Usually you jump in a taxi, and it’s $1.50 flagfall (or $2 after 10pm) and just 10c per 100m. This is standard. Scams usually involve some variation of the following:

  • The “My meter is broken” heist – charge you double or triple what you would normally pay because “the meter is broken”. Just threaten to get another cab if they wont take you by meter. This changes outside of town of course, because although it’s technically illegal for a taxi driver to not use the meter, if you want to go outside the city, the drivers all have an agreement to not take you unless you pay their pre-arranged fares. Call around.
  • The automatic tip – If you pull up somewhere and it’s a $3.50 fare, and you give $4, usually the taxi driver will take a bit of your change and give you either 30c or 40c back. Just enough so that you feel petty if you ask for it. It’s unavoidable other than giving correct money.
  • The “scenic route” job – Always make out like you know where you are going. If they think you are a tourist they will ask you questions like “which way do you want to go?” and if you answer vaguely, you might end up taking a taxi from MHCC to USP via Lami Town. No direct route from A to B in Suva should be more than about 5 bucks, and it’s usually less than 4.
  • The “sob story” shenanigan -If a taxi driver starts telling you that he just came from hospital visiting his wife because his house just burned down yesterday, then you have been lucky enough to get the famous scamming taxi driver of Suva!!! *high five*. This guy fleeces everyone, but his memory isn’t too good, so he often tries to fleece the same people twice. There are other sob stories on the rotation, but this one is the most popular at the moment.
  • The “I forgot to put my meter on” trick – see the “My meter is broken” heist.

This is a pretty comprehensive list of Suva taxi scams, but I’m sure there are more out there, so if anyone can add to the list then drop a comment below. It’s been a long time between postings for me due to work travel, but I still managed to see a couple of movies that I will now review for you people in horrible “developed” countries where they extort a princely sum for a movie ticket…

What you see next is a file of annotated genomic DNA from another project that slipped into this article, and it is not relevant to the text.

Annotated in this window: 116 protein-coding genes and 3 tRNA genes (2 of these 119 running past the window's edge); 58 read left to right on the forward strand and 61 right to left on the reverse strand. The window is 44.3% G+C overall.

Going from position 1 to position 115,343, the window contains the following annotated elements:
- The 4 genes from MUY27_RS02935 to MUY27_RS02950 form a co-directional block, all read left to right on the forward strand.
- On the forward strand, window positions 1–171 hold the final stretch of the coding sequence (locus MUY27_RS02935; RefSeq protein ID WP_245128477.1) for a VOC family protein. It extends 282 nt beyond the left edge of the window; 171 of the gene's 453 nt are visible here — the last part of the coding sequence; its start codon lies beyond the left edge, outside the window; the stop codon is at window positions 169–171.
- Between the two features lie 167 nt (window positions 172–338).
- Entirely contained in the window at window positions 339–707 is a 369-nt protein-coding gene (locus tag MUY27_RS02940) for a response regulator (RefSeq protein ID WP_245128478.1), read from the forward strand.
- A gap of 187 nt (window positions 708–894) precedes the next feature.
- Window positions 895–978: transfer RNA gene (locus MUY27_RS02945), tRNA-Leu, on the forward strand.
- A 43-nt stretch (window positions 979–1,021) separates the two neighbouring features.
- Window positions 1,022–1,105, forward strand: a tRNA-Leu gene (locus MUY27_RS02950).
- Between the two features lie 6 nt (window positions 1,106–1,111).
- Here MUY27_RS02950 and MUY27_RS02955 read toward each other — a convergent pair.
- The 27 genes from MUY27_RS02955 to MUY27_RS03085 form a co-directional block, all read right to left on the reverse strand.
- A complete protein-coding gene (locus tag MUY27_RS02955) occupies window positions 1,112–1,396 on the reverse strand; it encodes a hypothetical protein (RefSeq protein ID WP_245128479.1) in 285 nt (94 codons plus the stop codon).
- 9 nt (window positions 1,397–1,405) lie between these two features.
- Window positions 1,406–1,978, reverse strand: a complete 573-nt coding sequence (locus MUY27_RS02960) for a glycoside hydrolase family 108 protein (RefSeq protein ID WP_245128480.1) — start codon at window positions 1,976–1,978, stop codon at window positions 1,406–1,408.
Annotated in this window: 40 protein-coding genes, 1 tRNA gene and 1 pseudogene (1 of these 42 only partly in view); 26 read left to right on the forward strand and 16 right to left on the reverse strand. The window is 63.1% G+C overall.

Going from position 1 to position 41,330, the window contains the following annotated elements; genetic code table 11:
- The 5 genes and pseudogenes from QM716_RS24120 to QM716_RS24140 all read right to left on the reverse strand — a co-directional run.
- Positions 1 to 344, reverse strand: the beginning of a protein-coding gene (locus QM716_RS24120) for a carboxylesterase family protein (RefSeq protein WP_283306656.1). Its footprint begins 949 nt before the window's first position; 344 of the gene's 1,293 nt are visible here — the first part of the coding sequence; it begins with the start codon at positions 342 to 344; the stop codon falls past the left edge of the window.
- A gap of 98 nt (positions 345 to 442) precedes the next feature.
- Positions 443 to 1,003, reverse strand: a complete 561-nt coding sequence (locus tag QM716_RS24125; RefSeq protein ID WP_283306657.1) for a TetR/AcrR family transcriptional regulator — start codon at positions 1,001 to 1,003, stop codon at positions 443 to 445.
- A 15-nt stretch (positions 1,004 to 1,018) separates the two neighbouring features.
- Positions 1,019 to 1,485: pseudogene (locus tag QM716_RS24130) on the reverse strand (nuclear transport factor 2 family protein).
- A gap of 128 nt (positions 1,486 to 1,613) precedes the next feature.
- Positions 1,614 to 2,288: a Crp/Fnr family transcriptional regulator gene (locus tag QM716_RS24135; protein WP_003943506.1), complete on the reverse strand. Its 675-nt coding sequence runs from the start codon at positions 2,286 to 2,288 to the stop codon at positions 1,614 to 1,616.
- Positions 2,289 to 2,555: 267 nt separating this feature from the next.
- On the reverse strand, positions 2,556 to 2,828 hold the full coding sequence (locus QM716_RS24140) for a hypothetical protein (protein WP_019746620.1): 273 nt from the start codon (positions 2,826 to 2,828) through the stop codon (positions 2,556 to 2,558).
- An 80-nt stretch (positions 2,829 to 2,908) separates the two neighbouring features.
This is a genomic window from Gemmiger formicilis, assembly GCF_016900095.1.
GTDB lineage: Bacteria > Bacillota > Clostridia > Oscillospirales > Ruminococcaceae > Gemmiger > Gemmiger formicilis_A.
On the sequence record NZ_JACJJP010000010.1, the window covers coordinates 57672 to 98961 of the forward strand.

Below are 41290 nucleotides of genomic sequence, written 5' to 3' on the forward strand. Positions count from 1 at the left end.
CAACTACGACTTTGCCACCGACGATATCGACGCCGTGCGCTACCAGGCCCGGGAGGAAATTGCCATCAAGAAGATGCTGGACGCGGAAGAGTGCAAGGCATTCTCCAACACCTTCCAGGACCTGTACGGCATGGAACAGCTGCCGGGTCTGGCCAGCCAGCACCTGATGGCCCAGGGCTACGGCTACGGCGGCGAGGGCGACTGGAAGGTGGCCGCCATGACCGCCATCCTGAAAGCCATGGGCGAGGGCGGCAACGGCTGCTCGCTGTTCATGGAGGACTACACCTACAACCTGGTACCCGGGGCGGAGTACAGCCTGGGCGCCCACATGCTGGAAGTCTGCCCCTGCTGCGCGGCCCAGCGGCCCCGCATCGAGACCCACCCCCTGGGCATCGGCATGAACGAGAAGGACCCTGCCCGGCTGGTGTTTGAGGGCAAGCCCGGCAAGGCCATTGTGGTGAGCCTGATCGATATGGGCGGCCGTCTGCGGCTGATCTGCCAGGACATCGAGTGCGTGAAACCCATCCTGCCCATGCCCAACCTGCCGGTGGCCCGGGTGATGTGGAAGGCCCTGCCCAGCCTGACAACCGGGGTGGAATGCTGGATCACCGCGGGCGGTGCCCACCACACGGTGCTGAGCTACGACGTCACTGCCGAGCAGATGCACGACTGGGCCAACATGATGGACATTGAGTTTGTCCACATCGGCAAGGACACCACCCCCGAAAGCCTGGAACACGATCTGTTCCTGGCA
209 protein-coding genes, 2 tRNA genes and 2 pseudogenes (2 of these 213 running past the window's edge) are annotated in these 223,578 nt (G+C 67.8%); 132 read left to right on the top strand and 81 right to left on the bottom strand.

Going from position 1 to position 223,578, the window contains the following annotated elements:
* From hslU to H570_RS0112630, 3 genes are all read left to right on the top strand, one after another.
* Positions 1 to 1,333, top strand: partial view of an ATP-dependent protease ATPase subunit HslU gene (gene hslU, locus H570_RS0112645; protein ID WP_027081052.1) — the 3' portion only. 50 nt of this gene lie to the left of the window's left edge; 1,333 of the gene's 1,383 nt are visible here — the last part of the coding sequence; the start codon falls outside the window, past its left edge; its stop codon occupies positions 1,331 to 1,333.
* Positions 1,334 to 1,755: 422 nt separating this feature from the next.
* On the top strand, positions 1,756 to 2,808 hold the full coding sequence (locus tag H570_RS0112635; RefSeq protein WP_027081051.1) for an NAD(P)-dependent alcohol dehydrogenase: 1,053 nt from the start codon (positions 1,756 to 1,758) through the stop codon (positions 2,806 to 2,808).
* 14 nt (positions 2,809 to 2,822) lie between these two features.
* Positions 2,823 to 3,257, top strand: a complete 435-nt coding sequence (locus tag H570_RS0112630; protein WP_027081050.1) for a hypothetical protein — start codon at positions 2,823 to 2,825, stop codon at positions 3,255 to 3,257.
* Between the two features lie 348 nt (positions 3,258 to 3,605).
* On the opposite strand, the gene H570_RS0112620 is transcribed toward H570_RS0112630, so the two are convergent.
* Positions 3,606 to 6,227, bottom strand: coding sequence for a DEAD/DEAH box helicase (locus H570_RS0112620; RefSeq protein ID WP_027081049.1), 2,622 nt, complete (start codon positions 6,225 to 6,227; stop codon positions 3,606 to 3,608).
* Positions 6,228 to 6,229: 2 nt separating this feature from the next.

Green Hornet – It had Seth Rogan in it, who a few people say I look like (insult?). He was trying a little too hard to be Will Ferrell in this movie, which didn’t work at all. Also, when I heard a guy called Jay Chou was in it, I was expecting this, so I was a bit put off, but the other Jay Chou I think is ok too, he was doing his best Jackie-Chan-inspired “funny Asian guy” bit, but it was kind of just an irritating movie mostly. Rating: Not entirely awful, but competing hard to get there.

The Fighter – I think this is my second marky mark movie while in Fiji? Not sure. Anyway the preview makes it look really really good, but it’s only just pretty good. It’s a little slow to get going, but there are some cool bits, and two girls punch on. Rating: Don’t see the preview and you will be stoked.

I have also been watching a few DVDs while here, the pick of the bunch would be Animal Kingdom, although I saw it on the night I got chilli hands, it was still really good. In terms of TV shows, Avatar the last air bender and The Wire both have my attention.


*** UPDATE ***

Found a version of the jay chou youtube that actually has him singing: